I am writing in regards to the article about Gretchen Wahle ("Justin-Siena student finds her own path at Napa school," Nov. 20). I am very happy that Gretchen has found her enrollment rewarding. However, I must question the overall tone of the article and the purported success of Justin-Siena.
It is absolutely baffling to me how Justin-Siena can be congratulated on admitting its first disabled student about 20 years behind the rest of the modern world. The article goes on to illustrate how wildly unprepared they are to properly address the needs of a student with disabilities: Dealing with Gretchen calls for "out of the box thinking," humor and patience? Counselor Jill Sinclair talks about her like some kind of quirky dog.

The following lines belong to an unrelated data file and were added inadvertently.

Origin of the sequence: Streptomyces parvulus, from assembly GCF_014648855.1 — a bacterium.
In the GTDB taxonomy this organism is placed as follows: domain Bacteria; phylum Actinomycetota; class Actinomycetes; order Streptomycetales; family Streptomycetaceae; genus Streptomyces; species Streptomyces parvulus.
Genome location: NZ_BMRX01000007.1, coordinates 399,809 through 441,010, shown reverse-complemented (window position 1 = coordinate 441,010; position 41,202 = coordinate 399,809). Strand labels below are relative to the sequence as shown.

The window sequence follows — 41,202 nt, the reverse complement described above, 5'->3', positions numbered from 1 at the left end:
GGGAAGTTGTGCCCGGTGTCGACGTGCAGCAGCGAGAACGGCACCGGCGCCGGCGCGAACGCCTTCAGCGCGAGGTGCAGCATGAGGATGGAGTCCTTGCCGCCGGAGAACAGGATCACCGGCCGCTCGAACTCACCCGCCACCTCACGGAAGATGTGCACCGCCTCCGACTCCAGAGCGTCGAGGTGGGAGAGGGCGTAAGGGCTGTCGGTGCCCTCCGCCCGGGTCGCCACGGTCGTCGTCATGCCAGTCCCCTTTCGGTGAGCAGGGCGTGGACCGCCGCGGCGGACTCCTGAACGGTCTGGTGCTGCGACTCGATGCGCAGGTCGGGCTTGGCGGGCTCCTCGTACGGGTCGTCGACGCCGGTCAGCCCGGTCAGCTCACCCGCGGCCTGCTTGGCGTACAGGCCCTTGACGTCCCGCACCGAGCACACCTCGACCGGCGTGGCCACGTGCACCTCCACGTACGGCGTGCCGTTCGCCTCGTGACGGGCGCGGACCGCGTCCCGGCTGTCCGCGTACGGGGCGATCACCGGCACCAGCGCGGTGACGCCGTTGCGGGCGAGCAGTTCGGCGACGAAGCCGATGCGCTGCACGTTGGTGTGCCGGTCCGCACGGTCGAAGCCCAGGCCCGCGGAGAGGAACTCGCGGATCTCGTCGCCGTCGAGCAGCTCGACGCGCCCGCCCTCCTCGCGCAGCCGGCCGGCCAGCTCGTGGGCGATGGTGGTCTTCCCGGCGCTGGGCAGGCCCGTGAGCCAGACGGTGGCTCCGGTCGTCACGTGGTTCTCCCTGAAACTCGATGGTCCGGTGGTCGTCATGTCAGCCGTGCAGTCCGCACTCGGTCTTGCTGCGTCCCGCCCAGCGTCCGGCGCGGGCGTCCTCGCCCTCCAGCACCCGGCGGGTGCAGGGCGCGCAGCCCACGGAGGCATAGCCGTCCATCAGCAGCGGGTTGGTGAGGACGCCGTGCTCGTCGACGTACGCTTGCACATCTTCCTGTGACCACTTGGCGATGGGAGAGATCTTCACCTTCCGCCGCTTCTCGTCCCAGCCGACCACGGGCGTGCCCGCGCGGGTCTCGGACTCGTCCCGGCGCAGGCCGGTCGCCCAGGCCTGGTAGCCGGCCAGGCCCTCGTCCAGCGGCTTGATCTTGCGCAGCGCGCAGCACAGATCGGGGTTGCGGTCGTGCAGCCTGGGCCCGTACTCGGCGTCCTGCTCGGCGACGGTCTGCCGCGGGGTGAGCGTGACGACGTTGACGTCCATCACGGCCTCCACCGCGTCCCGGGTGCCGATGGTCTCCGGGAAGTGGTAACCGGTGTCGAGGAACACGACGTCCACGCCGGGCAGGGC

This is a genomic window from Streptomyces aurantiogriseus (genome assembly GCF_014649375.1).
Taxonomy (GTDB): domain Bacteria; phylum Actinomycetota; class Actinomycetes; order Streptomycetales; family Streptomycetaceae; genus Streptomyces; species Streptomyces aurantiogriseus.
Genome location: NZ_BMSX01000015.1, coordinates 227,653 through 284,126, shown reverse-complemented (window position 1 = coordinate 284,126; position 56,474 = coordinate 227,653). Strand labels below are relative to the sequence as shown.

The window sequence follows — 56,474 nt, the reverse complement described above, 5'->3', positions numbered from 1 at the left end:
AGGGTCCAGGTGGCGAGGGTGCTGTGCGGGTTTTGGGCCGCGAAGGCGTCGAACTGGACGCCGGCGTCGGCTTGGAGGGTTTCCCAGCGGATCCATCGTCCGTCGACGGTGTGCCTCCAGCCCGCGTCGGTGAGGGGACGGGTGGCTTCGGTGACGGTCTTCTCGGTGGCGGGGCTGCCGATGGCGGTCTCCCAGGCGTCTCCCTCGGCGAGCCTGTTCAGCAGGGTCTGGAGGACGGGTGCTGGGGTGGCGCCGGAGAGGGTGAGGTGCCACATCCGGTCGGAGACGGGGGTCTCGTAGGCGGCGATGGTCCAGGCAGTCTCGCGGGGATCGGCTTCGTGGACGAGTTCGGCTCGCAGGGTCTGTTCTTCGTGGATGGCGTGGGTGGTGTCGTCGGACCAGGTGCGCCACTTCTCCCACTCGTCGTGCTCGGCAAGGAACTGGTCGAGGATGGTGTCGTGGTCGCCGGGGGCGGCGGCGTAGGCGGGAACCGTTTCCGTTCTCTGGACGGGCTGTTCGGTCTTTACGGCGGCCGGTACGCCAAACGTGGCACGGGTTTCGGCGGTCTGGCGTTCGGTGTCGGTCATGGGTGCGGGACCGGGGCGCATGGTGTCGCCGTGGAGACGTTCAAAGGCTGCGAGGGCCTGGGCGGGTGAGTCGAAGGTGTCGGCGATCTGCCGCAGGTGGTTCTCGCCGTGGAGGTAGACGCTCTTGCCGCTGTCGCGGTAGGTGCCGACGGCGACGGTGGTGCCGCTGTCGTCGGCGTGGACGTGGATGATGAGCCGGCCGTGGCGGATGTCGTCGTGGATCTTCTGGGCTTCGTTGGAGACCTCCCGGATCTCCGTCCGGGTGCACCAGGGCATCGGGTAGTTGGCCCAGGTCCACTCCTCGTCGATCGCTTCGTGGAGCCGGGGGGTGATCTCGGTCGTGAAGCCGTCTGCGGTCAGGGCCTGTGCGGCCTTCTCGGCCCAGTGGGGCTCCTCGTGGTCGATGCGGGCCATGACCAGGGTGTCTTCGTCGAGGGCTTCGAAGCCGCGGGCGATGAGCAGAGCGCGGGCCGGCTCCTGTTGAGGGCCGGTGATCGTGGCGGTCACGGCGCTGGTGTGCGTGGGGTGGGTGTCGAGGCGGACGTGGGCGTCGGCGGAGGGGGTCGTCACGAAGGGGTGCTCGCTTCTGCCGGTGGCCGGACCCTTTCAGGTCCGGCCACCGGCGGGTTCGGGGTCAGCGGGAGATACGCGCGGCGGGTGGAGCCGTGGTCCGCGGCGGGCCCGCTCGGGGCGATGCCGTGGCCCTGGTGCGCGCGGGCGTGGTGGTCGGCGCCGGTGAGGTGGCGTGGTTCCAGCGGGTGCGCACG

No, Ms. Sinclair - dealing with Gretchen calls for special education training. The modern world has understood for decades how to address a variety of disabilities in education, and it's far past time for Justin-Siena to catch up. There are professionals who specifically obtained degrees in teaching students like Gretchen. There are paid teaching professionals right on Justin-Siena's own campus.
But, instead of entrusting her care to trained professionals who understand her needs, the school has asked for students to volunteer. What does it say about a school who values their only disabled student so little that they entrust her care to a gaggle of 16-year-olds? Why should we congratulate a school that is so ill-prepared to address the needs of the first disabled student they have admitted far past the deadline for this to be considered progressive?